Oxidative stress has been found to contribute to the loss of dopamine-producing cells in a specific part of the brain called the substantia nigra.6,7 Specifically, ginkgo biloba has been studied in animals to treat PD symptoms and was found to have neuroprotective effects, prevent oxidative stress, and reduce the toxicity of the anti-PD drug, levodopa.8

It is important to note that antioxidants such as ginkgo biloba, vitamin E, creatine, CoQ10, and others have not been found to be extremely effective in treating PD in humans. The reason for this might be that the oxidative stress has already caused the deterioration and/or death of the dopamine-producing nerve cells by the time PD is diagnosed.6 This does not discount the neuroprotective effects of antioxidants for potentially preventing PD in the first place.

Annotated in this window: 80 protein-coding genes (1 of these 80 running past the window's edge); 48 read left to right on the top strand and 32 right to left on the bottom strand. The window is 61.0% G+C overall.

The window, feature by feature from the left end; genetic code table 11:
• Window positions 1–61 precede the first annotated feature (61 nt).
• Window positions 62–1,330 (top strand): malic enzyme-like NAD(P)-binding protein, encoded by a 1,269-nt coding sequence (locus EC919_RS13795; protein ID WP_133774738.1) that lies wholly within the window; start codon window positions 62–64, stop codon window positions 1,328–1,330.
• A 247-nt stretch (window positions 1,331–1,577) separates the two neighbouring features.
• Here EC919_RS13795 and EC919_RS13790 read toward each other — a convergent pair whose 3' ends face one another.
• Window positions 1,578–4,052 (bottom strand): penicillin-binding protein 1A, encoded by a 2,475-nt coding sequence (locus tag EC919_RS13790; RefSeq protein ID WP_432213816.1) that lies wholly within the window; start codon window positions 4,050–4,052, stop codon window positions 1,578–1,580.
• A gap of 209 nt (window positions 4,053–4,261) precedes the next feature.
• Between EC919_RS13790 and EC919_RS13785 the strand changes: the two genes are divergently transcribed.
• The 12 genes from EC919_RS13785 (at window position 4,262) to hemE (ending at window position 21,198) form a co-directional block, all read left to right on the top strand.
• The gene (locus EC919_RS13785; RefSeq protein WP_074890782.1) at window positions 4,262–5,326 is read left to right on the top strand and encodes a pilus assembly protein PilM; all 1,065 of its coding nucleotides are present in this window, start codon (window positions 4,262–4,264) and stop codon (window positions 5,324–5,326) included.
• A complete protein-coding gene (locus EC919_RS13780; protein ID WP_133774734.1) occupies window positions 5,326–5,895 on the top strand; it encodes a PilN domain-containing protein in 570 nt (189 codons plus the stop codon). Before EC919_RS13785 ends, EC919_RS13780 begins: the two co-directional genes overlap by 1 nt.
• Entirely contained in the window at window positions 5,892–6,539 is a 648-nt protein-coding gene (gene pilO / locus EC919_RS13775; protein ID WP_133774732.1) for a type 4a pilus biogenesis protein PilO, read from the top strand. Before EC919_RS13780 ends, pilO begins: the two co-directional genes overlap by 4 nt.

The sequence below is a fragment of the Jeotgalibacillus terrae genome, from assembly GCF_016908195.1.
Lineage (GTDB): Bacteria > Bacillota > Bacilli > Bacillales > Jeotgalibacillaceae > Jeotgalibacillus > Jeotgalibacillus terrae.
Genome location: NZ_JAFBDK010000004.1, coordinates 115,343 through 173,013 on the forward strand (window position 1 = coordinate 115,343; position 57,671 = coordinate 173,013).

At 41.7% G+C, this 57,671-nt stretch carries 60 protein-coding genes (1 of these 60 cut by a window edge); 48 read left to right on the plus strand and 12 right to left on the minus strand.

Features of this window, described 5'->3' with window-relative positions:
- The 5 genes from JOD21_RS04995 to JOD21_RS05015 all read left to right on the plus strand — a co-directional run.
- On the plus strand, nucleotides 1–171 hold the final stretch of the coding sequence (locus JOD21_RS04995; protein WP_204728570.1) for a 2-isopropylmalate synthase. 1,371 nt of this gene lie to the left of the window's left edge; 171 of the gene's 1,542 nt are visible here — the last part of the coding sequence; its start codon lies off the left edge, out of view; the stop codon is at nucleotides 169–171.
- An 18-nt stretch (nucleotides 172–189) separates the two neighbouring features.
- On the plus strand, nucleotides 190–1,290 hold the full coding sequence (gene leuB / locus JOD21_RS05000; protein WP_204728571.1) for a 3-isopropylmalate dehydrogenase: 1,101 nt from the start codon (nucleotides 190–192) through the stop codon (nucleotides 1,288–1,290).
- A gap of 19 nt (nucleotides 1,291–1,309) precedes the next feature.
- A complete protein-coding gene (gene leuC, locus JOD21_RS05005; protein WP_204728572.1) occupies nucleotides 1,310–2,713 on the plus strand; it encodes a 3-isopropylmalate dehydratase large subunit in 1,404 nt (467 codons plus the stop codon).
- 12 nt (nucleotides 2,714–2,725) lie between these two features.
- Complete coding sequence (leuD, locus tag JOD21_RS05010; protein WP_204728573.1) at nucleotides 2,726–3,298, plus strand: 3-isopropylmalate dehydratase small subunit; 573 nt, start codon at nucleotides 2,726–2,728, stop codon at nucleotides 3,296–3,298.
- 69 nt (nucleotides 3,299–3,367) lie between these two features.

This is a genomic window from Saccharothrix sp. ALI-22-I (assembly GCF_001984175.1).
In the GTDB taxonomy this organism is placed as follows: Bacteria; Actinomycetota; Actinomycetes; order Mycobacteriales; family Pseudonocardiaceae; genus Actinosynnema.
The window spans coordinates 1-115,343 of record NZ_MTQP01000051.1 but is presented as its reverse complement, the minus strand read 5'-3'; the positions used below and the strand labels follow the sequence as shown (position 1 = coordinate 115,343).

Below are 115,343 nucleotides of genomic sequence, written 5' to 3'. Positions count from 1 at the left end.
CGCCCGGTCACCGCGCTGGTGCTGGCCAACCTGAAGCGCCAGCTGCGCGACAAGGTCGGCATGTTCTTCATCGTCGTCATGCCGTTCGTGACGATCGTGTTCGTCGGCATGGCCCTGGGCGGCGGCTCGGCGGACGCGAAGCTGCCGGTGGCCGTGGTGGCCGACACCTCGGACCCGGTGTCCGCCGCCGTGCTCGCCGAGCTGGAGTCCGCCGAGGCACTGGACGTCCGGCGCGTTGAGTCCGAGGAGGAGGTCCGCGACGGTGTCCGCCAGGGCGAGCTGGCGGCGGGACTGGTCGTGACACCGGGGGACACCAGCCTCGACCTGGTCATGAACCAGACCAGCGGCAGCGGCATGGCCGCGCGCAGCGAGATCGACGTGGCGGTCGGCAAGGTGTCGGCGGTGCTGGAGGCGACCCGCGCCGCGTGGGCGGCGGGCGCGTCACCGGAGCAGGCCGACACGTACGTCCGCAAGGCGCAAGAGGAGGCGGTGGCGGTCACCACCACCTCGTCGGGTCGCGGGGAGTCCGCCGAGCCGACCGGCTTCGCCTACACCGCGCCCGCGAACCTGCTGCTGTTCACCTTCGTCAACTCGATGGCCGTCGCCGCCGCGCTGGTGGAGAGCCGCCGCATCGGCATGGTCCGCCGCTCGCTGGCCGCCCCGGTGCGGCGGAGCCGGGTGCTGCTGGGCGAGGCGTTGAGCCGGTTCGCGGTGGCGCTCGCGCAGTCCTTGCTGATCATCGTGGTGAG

Due to the worsening effects of PD on patients, the quality of life usually declines as the disease worsens. Using plant medicines; focusing on an anti-inflammatory, antioxidant diet; and cannabis use, in conjunction with modern anti-PD drugs could improve the quality of life and delay the death of the dopamine-producing cells in the brain. Ensure you are discussing any alternative treatments with your physician.


REFERENCES:

1. Chan, C.S., et al. Frontiers in Aging Neuroscience, 10:349. 2018. doi: 10.3389/fnagi.2018.00349

2. Kim, T.H., et al. PLoS One, 7(5): e35695. 2012. doi: 10.1371/journal.pone.0035695